`netlm`

regresses the network variable in `y`

on the network variables in stack `x`

using ordinary least squares. The resulting fits (and coefficients) are then tested against the indicated null hypothesis.

```
netlm(y, x, intercept=TRUE, mode="digraph", diag=FALSE,
nullhyp=c("qap", "qapspp", "qapy", "qapx", "qapallx",
"cugtie", "cugden", "cuguman", "classical"),
test.statistic = c("t-value", "beta"), tol=1e-7,
reps=1000)
```

y

dependent network variable. This should be a matrix, for obvious reasons; NAs are allowed, but dichotomous data is strongly discouraged due to the assumptions of the analysis.

x

stack of independent network variables. Note that NAs are permitted, as is dichotomous data.

intercept

logical; should an intercept term be added?

mode

string indicating the type of graph being evaluated. `"digraph"`

indicates that edges should be interpreted as directed; `"graph"`

indicates that edges are undirected. `mode`

is set to `"digraph"`

by default.

diag

logical; should the diagonal be treated as valid data? Set this true if and only if the data can contain loops. `diag`

is `FALSE`

by default.

nullhyp

string indicating the particular null hypothesis against which to test the observed estimands.

test.statistic

string indicating the test statistic to be used for the Monte Carlo procedures.

tol

tolerance parameter for `qr.solve`

.

reps

integer indicating the number of draws to use for quantile estimation. (Relevant to the null hypothesis test only - the analysis itself is unaffected by this parameter.) Note that, as for all Monte Carlo procedures, convergence is slower for more extreme quantiles. By default, `reps`

=1000.

An object of class `netlm`

`netlm`

performs an OLS linear network regression of the graph `y`

on the graphs in `x`

. Network regression using OLS is directly analogous to standard OLS regression elementwise on the appropriately vectorized adjacency matrices of the networks involved. In particular, the network regression attempts to fit the model:

$$\mathbf{A_y} = b_0 \mathbf{A_1} + b_1 \mathbf{A_{x_1}} + b_2 \mathbf{A_{x_2}} + \dots + \mathbf{Z}$$

where \(\mathbf{A_y}\) is the dependent adjacency matrix, \(\mathbf{A_{x_i}}\) is the ith independent adjacency matrix, \(\mathbf{A_1}\) is an n x n matrix of 1's, and \(\mathbf{Z}\) is an n x n matrix of independent normal random variables with mean 0 and variance \(\sigma^2\). Clearly, this model is nonoptimal when \(\mathbf{A_y}\) is dichotomous (or, for that matter, categorical in general); an alternative such as `netlogit`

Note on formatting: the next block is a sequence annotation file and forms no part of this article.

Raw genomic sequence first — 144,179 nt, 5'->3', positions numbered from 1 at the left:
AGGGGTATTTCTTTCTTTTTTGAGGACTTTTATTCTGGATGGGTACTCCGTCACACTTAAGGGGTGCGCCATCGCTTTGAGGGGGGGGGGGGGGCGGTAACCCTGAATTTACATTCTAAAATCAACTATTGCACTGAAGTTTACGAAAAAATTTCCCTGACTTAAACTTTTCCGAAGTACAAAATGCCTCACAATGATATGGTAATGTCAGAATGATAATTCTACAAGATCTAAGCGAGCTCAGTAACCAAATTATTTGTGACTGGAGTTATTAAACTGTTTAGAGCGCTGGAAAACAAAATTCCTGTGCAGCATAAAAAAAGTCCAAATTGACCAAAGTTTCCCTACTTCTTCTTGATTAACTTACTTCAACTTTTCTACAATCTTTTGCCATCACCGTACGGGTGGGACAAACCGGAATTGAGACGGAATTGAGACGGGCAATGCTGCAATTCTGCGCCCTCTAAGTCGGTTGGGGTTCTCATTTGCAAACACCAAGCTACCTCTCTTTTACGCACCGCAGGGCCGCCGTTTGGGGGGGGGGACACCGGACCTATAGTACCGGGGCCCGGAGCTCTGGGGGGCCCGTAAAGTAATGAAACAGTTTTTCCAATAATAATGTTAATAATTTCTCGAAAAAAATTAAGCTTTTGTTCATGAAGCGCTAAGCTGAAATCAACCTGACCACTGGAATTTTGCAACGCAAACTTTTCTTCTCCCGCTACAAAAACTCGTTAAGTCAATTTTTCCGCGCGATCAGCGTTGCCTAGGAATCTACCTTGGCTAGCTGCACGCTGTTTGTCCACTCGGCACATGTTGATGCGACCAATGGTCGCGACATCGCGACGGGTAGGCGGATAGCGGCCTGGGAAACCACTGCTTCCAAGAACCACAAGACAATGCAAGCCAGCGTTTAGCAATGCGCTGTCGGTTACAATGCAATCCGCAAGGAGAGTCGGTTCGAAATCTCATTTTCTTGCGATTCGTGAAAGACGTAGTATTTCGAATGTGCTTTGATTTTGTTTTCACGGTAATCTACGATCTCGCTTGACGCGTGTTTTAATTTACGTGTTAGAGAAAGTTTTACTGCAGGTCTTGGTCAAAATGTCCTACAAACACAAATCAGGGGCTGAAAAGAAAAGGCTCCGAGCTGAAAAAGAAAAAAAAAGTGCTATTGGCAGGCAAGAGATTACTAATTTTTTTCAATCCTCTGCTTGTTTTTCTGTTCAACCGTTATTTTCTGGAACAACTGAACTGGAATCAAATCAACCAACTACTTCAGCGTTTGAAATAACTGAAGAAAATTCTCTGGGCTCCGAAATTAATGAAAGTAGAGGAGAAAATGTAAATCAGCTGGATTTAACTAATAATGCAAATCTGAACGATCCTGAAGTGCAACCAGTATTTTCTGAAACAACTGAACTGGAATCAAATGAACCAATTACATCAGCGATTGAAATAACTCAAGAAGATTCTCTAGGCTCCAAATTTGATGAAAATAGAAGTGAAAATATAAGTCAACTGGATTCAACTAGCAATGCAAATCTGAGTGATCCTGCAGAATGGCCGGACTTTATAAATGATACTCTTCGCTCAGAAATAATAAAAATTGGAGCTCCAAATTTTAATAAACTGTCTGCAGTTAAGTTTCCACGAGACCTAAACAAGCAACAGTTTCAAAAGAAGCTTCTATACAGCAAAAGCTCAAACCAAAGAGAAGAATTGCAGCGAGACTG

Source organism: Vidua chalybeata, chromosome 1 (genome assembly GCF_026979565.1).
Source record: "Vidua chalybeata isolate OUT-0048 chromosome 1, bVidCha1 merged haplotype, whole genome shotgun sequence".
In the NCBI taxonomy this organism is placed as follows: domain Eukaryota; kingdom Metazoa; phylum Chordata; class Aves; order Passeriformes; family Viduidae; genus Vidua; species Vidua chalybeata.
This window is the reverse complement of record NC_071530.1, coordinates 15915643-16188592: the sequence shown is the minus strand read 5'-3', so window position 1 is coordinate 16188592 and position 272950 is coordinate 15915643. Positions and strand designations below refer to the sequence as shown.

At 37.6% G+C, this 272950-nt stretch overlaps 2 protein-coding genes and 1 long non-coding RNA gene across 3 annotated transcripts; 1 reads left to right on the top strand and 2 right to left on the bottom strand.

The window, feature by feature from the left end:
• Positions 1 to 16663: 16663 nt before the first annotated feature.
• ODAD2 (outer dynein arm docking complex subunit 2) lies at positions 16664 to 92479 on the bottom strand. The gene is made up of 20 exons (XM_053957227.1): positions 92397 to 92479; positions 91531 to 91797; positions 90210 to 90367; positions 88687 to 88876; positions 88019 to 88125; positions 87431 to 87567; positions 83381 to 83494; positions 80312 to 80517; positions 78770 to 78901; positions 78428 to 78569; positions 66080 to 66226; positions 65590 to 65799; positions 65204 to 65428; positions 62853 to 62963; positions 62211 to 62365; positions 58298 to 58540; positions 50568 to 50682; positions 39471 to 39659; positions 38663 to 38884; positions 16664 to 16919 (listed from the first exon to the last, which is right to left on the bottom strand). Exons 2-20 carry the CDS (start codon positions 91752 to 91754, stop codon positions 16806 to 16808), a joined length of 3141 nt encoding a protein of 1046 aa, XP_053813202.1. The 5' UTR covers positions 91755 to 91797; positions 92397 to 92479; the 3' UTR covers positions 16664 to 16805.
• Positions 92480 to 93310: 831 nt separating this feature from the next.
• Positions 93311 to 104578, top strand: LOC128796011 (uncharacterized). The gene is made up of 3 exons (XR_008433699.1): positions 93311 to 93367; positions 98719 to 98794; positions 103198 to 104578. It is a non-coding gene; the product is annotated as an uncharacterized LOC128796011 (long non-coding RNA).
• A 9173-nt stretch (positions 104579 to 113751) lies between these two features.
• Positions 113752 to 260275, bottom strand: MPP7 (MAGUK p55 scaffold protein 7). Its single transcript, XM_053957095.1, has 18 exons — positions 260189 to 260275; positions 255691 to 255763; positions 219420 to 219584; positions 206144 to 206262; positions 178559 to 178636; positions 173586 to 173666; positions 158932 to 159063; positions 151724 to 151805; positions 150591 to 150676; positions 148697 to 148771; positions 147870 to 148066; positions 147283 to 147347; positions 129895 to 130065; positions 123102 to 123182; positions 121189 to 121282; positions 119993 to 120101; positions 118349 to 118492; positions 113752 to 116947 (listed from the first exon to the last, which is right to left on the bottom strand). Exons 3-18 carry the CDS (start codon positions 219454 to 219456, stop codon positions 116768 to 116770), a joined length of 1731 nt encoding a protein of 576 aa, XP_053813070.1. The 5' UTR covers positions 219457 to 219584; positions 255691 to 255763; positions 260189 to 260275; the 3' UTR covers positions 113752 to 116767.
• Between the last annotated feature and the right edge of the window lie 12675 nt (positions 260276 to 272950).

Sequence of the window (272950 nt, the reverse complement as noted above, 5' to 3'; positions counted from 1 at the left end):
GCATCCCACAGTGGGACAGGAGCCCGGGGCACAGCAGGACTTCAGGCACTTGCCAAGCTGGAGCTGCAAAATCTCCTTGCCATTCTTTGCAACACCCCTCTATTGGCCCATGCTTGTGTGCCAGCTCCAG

should be employed in such cases. (Note that `netlm`

will still attempt to fit such data...the user should consider him or herself to have been warned.)

Because of the frequent presence of row/column/block autocorrelation in network data, classical hull hypothesis tests (and associated standard errors) are generally suspect. Further, it is sometimes of interest to compare fitted parameter values to those arising from various baseline models (e.g., uniform random graphs conditional on certain observed statistics). The tests supported by `netlm`

are as follows:

`classical`

tests based on classical asymptotics.

`cug`

conditional uniform graph test (see

`cugtest`

) controlling for order.`cugden`

conditional uniform graph test, controlling for order and density.

`cugtie`

conditional uniform graph test, controlling for order and tie distribution.

`qap`

QAP permutation test (see

`qaptest`

); currently identical to`qapspp`

.`qapallx`

QAP permutation test, using independent x-permutations.

`qapspp`

QAP permutation test, using Dekker's "semi-partialling plus" procedure.

`qapx`

QAP permutation test, using (single) x-permutations.

`qapy`

QAP permutation test, using y-permutations.

The statistic to be employed in the above tests may be selected via `test.statistic`

. By default, the \(t\)-statistic (rather than estimated coefficient) is used, as this is more approximately pivotal; coefficient-based tests are not recommended for QAP null hypotheses, although they are provided here for legacy purposes.

Note that interpretation of quantiles for single coefficients can be complex in the presence of multicollinearity or third variable effects. `qapspp`

is generally recommended for most multivariable analyses, as it is known to be fairly robust to these conditions. Reasonable printing and summarizing of `netlm`

objects is provided by `print.netlm`

and `summary.netlm`

, respectively. No plot methods exist at this time, alas.

Dekker, D.; Krackhardt, D.; Snijders, T.A.B. (2007). “Sensitivity of MRQAP Tests to Collinearity and Autocorrelation Conditions.” *Psychometrika*, 72(4), 563-581.

Dekker, D.; Krackhardt, D.; Snijders, T.A.B. (2003). “Mulicollinearity Robust QAP for Multiple Regression.” CASOS Working Paper, Carnegie Mellon University.

Krackhardt, D. (1987). “QAP Partialling as a Test of Spuriousness.” *Social Networks*, 9 171-186.

Krackhardt, D. (1988). “Predicting With Networks: Nonparametric Multiple Regression Analyses of Dyadic Data.” *Social Networks*, 10, 359-382.

```
# NOT RUN {
#Create some input graphs
x<-rgraph(20,4)
#Create a response structure
y<-x[1,,]+4*x[2,,]+2*x[3,,] #Note that the fourth graph is unrelated
#Fit a netlm model
nl<-netlm(y,x,reps=100)
#Examine the results
summary(nl)
# }
```

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